A particular type of ketogenic diet has been shown to help neurological diseases like Alzheimer’s. Alzheimer’s does not simply result from the build-up of amyloid plaques, but rather the amyloid plaques are produced by the brain in a last-ditch effort to protect itself from three types of threats:

–Chronic inflammation (from diet, infection, or other causes)
–Shortage of nutrients, hormones, and other brain-supporting molecules
–Overload of toxic substances

So rather than only targeting amyloid plaques (as many Alzheimer’s drugs do), it is critical to first remove the underlying cause of why the amyloid plaques are there in the first place. This is where Dr. Dale Bredesen and his revolutionized diet, KetoFlex, comes into play.
The KetoFlex diet prevents and reduces inflammation by focusing on anti-inflammatory foods. It also optimizes nutrients, hormones, and brain-supportive compounds through the use of specific supplements in addition to a whole-foods diet. Finally, KetoFlex eliminates toxins through using detoxifying foods (like cruciferous vegetables), sauna therapy, proper hydration, and increasing compounds that aid in detox, like glutathione.

Following the KetoFlex diet and protocol will give our brain no reason to produce amyloid plaque in the first place, and indeed will shrink existing plaque in those with mild cognitive impairments or early-stage Alzheimer’s.

The main aspects of the diet itself revolves around entering into ketosis. This is a state your body transitions into when it starts burning fat for energy (instead of burning its usual glucose for energy). When the body burns fat, it produces ketones. When ketone levels reach a certain point, a person enters ketosis.


Glucose comes from carbohydrates in our diet. When we eat too many carbohydrates, we have a lot of glucose circulating in our bloodstream. Insulin shuttles glucose away into our bodies cells, leaving us with chronically high insulin levels and insulin resistance (and type 2 diabetes if left uncontrolled long enough). Luckily, we have an enzyme that degrades the insulin after it does it’s job. This enzyme is so amazing that it also degrades amyloid plaque! Great news, right? Well, the problem is that this enzyme can’t degrade both at once. If it is busy breaking down chronically high insulin (which would be an endless job), then it will not be breaking down amyloid plaque. This is why having chronically high levels of insulin increases the risk for Alzheimer’s Disease.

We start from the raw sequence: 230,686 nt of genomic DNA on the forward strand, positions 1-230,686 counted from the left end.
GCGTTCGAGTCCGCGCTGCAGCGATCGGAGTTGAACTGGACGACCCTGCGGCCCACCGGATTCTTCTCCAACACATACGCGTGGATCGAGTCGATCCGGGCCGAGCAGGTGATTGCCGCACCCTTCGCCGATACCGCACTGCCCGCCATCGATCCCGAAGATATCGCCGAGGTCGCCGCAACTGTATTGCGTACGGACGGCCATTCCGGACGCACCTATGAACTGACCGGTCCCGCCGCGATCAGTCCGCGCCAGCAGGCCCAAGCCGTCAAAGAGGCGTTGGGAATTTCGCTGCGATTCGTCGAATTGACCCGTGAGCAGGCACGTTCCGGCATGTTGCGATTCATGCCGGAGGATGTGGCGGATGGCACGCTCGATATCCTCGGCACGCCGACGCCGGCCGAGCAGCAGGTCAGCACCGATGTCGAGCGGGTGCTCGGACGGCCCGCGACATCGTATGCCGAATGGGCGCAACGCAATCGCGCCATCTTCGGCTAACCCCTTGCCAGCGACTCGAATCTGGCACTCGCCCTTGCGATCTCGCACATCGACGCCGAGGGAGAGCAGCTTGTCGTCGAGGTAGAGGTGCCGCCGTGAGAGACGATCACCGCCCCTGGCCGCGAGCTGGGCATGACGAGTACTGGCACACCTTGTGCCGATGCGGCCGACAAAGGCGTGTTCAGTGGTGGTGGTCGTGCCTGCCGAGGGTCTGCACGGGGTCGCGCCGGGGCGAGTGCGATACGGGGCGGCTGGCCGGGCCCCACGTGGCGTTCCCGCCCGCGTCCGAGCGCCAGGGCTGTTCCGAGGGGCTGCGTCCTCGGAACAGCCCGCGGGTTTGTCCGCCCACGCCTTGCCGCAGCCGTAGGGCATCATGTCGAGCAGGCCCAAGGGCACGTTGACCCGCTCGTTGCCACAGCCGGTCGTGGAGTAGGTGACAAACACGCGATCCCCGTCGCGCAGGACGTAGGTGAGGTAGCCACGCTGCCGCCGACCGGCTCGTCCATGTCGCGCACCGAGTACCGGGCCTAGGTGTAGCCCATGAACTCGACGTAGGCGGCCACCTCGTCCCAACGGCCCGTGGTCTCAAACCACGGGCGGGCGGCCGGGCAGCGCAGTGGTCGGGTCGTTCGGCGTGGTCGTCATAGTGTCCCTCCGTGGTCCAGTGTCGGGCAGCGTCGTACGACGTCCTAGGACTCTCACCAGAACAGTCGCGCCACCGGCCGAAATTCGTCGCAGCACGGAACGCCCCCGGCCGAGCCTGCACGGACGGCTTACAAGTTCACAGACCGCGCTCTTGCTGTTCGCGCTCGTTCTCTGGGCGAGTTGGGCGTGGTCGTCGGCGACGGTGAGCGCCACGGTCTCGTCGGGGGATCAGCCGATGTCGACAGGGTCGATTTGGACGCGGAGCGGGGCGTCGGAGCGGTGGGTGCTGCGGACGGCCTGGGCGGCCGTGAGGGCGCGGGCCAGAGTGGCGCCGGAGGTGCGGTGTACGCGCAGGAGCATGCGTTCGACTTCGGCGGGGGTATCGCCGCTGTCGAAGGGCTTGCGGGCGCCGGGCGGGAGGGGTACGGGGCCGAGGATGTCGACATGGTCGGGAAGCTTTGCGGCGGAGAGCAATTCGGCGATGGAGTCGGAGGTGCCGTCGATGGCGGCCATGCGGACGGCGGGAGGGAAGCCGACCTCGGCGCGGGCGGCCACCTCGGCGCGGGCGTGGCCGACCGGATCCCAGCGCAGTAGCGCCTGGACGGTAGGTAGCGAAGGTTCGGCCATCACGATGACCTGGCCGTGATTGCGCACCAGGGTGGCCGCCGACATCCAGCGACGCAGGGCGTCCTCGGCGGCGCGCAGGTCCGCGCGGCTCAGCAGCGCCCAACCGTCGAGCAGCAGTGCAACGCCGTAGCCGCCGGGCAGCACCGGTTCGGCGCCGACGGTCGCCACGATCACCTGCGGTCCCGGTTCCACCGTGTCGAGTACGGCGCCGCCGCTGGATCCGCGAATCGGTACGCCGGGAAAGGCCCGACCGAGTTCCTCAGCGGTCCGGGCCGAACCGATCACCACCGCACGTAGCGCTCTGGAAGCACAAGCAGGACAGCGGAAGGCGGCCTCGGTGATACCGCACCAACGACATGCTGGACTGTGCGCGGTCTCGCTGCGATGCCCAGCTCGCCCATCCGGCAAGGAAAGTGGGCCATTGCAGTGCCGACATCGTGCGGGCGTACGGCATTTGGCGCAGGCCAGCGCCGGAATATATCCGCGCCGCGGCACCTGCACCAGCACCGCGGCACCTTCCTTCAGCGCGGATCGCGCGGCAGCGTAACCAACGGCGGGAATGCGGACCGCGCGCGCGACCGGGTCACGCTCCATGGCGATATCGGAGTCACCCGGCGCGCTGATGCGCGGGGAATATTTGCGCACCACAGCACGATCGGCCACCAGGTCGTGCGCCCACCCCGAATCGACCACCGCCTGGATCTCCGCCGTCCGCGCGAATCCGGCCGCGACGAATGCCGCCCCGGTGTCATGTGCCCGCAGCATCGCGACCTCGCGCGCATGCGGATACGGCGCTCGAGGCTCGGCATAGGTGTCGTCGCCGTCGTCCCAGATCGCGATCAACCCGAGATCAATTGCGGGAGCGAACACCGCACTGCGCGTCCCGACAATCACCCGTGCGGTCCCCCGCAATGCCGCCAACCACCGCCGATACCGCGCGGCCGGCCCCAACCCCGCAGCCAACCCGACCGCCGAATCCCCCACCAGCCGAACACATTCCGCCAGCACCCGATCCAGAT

On the KetoFlex diet, our bodies are burning fat for energy, which means we are not using insulin. This allows our special enzyme to focus on breaking down amyloid plaque instead of insulin.

Another benefit of entering ketosis is that the body produces ketone bodies, and one of these ketone bodies actually increases the production of a brain-supportive molecule, called brain derived neurotrophic factor (or BDNF). BDNF supports brain neurons and synapses among other cognitive effects.

–High fat (60%-75% of daily calories or about 40-50 grams per meal)
–Low carb (5%-10% of daily calories or about 30 grams per day)
–Eat foods with a glycemic index of 35 or lower
–Avoid eating for at least 12 hours between dinner and breakfast the next day
–Eat dinner at least 3 hours before going to bed
–Exercise for 45-60 minutes, four or five days per week
–Get 8 hours of sleep per night

Check out the comments below for the lists of foods to eat and avoid!

Learn more about Dr. Bredesen and his protocol for reversing Alzheimer’s with the KetoFlex diet. Also check out his book, “The End of Alzheimer’s.”